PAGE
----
to the Orkneyinga Saga, Orkney's conversion
to Christianity was achieved in a particularly dramatic fashion.
The tale centres around Olaf Trygvesson, a rich,
popular and successful Viking leader, who had been campaigning throughout
Britain for several years.
In 995, one year after he had been converted
to Christianity himself, Olaf was heading back to Norway with the
intention of making a bid for the Norwegian throne.
Leaving Ireland, "Olaf sailed east with five
ships and didn't break his journey until he reached Orkney"
In Orkney, he came across Earl Sigurd preparing for a raiding expedition
at Osmundwall - the place now known as Kirk Hope, in Walls.
The saga recounts:
"Olaf sent a messenger
to him, asking Sigurd to come over to his ship as he wanted a
word with him.
'I want you and all your subjects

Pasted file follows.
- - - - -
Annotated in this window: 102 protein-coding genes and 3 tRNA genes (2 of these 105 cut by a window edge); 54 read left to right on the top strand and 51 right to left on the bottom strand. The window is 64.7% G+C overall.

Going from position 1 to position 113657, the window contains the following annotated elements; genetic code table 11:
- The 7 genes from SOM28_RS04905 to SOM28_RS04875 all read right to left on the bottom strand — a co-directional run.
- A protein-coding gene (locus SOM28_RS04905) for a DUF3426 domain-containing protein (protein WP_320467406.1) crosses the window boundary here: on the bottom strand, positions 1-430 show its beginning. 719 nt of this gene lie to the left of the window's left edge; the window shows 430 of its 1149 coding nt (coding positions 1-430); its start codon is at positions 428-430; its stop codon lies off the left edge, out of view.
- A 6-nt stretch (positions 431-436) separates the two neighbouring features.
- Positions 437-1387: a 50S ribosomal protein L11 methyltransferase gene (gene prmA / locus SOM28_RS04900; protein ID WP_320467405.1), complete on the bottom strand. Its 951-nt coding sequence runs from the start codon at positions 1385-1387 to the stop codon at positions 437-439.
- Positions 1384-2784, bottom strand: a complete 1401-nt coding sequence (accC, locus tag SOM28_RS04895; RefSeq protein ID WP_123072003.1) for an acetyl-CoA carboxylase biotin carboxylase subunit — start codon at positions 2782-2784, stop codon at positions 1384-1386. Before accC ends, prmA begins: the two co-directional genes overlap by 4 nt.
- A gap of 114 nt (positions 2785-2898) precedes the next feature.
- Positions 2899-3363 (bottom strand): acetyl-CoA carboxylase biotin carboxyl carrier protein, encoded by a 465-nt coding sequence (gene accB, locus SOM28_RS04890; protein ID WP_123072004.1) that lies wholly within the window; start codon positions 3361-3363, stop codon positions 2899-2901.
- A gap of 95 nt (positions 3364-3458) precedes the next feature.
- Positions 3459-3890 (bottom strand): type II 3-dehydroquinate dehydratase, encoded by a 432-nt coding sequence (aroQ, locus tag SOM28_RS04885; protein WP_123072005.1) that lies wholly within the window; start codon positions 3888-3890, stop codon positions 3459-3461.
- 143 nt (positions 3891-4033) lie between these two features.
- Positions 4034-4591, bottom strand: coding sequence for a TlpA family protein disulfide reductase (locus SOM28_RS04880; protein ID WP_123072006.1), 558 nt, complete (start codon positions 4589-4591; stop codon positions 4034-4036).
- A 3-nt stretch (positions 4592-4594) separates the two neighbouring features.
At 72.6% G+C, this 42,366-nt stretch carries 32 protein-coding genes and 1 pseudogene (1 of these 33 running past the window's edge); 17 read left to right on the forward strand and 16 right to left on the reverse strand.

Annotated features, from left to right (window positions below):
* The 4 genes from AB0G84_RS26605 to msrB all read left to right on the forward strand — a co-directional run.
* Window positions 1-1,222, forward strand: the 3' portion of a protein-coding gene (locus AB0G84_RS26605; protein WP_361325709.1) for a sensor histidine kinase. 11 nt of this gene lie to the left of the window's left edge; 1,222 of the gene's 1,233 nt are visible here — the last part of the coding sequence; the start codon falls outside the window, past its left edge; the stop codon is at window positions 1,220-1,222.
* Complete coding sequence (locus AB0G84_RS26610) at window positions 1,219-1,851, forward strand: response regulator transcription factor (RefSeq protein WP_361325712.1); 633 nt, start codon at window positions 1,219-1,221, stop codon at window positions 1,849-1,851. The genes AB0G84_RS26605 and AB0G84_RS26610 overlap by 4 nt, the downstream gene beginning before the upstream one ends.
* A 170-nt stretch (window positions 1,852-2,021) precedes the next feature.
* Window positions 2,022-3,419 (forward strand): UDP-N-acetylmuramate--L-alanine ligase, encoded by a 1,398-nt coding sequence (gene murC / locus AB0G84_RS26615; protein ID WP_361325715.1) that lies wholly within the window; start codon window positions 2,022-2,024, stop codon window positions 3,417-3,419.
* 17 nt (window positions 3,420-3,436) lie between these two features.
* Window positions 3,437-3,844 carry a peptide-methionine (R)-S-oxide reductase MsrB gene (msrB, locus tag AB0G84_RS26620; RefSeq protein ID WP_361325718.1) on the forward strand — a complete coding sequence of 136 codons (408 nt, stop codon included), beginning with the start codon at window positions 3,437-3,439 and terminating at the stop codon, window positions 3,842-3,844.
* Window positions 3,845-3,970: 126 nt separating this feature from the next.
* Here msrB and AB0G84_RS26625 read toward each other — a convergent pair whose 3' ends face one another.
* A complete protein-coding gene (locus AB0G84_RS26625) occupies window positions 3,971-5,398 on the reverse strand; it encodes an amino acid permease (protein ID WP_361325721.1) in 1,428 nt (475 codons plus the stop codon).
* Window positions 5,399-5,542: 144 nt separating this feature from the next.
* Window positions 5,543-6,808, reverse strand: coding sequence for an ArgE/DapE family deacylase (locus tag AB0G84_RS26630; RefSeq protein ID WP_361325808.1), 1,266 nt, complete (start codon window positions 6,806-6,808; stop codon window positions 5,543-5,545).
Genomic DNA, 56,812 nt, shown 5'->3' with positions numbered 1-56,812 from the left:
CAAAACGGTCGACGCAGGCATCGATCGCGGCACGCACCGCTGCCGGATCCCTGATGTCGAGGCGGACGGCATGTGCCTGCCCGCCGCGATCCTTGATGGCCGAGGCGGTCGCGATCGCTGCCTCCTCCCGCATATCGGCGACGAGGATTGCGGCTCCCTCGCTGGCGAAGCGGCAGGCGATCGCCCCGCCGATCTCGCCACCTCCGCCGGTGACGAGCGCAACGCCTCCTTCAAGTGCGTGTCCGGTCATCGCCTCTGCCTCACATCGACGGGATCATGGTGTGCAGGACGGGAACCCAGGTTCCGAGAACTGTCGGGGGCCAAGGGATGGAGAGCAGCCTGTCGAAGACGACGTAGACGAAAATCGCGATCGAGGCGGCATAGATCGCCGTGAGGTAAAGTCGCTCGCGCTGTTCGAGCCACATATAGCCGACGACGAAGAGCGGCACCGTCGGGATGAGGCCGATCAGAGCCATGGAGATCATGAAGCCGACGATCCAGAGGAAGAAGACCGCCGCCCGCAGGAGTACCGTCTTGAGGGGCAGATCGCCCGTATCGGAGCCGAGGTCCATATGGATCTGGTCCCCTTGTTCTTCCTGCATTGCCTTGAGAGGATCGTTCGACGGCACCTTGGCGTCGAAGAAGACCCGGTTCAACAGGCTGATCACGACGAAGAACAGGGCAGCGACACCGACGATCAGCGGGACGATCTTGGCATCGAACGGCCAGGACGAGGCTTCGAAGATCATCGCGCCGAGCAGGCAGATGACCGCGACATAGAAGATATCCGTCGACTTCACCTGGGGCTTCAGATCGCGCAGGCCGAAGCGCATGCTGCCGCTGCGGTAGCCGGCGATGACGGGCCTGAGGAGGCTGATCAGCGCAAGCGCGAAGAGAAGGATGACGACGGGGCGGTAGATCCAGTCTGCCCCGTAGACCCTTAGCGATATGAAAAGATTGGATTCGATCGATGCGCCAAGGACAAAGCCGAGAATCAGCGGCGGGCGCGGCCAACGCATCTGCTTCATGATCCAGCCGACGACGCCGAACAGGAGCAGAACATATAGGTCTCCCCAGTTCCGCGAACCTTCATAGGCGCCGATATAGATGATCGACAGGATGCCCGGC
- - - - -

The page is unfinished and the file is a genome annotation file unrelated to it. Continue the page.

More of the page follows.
to be baptised,' he said when they met.
'If you refuse, I'll have
you killed on the spot, and I swear that I'll ravage every island
with fire and steel.'
The Earl could see what kind of
situation he was in and surrendered himself into Olaf's hands.
He was baptised and Olaf took his son, called Hvelp or Hundi,
as a hostage and had him baptised too under the name of Hlodvir.
After that, all Orkney embraced the faith. Olaf sailed east to
Norway taking Hlodvir with him, but Hlodvir didn't Live long and
after his death Sigurd refused to pay homage to King Olaf."
Orkneyinga Saga Ch 12
The saga does not mention whether Sigurd renounced
Christianity after the death of his son, but the accounts of his
spectacular later exploits, and death, certainly imply that he remained
true to his pagan beliefs.